What happens when words fail us? In a wide-ranging conversation on the civic role of art, renowned actress/playwright Anna Deavere Smith and poet Tom Healy explore the thorny relationship between language, identity and politics.
Tom Healy: You’ve written about what it’s like for us when our language breaks down—how you learn a lot about people when words fail them. We want to communicate, so we have to dig down deeper—for other resources. Have you had an experience where you’ve felt words have failed you?
Anna Deveare Smith: What a great question. Something happened in class today—I teach a class called “Performing Identities”—where one of the students performed some work about her family that was unbelievably moving. It was just so beautifully rendered and there was so much pain in the story. I noticed that one woman was very moved and I looked at her and asked, “Donna, would you like to say something?” And she just put her hand on her chest and shook her head and said, “Can’t.”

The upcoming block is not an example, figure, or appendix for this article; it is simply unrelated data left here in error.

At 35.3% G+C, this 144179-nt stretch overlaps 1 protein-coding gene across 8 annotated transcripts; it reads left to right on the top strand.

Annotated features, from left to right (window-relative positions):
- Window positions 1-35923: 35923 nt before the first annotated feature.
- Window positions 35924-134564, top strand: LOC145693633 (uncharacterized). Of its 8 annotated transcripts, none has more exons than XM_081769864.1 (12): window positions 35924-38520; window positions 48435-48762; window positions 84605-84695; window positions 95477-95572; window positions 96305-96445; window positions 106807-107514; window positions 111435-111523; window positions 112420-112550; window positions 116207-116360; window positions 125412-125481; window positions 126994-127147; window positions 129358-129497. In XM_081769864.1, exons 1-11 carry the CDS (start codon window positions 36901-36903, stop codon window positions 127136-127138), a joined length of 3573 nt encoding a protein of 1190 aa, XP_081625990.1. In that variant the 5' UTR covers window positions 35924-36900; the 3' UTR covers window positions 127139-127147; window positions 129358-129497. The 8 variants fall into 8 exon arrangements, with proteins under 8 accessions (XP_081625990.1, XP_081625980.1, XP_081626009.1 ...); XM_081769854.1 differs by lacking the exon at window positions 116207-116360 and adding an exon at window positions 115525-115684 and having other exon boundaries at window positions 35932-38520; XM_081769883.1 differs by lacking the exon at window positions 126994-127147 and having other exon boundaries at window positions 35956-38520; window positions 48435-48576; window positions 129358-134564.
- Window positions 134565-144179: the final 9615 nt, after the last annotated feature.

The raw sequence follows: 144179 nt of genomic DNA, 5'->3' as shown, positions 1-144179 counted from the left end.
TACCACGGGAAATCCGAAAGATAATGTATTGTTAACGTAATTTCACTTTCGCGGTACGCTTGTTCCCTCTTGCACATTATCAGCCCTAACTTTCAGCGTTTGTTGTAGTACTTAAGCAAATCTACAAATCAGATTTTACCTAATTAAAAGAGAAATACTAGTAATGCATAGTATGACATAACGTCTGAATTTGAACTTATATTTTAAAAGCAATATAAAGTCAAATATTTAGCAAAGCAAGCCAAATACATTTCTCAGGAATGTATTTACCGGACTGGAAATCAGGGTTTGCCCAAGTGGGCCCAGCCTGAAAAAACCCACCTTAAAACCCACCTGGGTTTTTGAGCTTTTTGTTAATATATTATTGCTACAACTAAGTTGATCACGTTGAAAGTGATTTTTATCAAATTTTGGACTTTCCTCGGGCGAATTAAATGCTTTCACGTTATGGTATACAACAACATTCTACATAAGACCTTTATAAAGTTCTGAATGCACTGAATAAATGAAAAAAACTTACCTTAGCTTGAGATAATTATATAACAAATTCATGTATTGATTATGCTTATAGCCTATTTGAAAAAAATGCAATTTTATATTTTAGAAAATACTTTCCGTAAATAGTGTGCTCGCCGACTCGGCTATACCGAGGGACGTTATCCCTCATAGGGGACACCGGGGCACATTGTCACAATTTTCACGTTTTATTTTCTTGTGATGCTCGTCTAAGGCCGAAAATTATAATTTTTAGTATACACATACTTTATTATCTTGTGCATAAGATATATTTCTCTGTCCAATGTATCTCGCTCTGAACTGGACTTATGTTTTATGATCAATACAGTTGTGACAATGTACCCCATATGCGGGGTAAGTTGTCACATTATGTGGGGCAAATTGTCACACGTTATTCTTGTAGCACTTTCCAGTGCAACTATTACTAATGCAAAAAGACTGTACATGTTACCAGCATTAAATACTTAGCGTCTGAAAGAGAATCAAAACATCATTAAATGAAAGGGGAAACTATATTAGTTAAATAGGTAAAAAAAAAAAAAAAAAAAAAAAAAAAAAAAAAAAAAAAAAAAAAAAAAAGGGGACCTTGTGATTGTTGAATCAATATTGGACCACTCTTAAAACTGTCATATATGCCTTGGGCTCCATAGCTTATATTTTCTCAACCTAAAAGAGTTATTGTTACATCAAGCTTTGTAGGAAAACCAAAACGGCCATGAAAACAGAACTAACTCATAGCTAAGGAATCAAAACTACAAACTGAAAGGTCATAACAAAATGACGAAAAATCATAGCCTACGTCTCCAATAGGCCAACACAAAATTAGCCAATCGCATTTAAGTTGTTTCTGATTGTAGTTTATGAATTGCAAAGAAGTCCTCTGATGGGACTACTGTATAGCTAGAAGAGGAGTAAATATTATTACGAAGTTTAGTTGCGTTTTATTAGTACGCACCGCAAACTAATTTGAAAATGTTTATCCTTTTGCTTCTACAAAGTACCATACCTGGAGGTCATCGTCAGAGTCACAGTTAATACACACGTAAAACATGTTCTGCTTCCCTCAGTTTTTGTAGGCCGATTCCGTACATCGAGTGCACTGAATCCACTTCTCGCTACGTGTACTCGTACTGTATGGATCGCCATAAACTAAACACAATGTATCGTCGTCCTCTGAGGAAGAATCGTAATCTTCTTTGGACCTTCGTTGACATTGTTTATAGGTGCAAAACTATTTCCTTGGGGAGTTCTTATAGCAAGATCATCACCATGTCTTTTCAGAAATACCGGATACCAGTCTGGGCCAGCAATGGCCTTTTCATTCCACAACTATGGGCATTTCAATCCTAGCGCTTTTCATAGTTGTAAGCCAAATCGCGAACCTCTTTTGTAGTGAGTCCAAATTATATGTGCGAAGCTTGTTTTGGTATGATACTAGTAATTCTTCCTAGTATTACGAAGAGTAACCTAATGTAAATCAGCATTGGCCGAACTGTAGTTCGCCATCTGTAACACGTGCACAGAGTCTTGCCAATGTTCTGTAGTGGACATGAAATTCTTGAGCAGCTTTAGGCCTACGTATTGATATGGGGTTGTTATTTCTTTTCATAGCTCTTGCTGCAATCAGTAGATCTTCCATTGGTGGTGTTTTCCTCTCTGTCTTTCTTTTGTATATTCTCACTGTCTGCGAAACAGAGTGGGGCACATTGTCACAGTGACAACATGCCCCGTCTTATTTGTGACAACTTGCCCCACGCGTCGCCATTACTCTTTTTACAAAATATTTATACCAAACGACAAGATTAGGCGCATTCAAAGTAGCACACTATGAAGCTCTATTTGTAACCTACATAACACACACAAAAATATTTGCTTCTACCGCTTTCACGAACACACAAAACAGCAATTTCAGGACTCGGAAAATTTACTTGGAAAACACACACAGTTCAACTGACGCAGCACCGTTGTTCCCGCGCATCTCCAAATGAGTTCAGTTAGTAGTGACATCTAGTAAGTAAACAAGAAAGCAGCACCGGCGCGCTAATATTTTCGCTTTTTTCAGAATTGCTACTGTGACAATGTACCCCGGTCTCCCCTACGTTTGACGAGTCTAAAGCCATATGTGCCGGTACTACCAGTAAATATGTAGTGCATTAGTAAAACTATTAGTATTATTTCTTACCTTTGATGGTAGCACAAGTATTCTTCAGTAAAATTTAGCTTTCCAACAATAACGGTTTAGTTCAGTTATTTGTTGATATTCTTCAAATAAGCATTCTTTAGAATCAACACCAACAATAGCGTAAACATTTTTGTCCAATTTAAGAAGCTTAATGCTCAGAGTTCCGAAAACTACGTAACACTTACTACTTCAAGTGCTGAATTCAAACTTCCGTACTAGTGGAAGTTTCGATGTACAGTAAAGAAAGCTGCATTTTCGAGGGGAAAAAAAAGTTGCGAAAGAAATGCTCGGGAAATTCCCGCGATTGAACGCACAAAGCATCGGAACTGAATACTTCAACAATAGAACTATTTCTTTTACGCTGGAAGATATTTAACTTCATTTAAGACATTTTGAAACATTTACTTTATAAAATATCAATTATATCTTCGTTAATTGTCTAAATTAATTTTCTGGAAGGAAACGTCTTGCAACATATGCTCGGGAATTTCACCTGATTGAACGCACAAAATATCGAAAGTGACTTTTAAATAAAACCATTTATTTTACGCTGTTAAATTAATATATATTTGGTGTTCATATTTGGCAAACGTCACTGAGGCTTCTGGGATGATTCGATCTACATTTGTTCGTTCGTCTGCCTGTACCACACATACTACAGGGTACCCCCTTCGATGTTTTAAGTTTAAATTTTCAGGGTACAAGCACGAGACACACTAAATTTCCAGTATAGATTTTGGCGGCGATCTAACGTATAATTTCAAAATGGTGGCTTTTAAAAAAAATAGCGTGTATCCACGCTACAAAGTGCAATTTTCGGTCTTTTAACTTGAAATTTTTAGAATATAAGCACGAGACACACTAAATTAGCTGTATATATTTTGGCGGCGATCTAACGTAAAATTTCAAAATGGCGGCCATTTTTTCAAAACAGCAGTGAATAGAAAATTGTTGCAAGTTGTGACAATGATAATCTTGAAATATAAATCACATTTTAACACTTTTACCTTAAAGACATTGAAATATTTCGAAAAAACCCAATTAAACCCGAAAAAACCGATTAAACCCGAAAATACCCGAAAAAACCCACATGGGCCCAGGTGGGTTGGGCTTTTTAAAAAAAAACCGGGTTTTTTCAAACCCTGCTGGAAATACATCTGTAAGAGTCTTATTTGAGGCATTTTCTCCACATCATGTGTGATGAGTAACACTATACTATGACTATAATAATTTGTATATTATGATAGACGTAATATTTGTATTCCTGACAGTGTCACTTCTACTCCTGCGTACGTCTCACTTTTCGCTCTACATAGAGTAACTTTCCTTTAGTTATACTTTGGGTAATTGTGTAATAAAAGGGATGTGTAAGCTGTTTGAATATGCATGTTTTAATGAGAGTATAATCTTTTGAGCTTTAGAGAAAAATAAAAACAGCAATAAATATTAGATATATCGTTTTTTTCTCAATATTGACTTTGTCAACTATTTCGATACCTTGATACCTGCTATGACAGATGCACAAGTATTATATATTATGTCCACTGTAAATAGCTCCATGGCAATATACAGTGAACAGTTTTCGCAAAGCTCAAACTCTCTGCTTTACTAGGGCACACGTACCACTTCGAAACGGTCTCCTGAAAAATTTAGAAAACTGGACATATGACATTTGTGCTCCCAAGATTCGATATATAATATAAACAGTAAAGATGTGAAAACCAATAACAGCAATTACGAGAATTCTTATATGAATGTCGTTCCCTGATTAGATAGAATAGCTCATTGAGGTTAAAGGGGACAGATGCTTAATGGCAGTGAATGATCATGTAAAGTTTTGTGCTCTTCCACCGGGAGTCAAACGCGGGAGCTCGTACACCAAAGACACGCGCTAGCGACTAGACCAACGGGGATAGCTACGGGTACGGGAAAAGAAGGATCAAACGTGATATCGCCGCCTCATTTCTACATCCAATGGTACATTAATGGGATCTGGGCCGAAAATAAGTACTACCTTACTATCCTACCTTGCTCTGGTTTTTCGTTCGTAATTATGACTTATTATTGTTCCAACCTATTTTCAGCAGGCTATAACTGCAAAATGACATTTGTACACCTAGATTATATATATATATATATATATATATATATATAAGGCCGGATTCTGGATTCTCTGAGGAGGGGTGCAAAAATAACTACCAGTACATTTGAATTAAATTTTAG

We all know those moments where we don’t have thoughts; we certainly have feelings, but we can’t find the words. And I think that actions sometimes happen when there aren’t any words. Violence, too. Martin Luther King famously said that a riot is the language of the unheard. On the other hand, people make love when there’s nothing to talk about. This relationship between language and action has always interested me, so I’ve been particularly drawn to the first-person narrative, the monologue. When someone’s talking to me from a place where they struggle with words, as an actress I believe that that will give me a way to enter something else about them that’s bigger and more powerful than words.
The above excerpt was originally published in Creative Time Reports.
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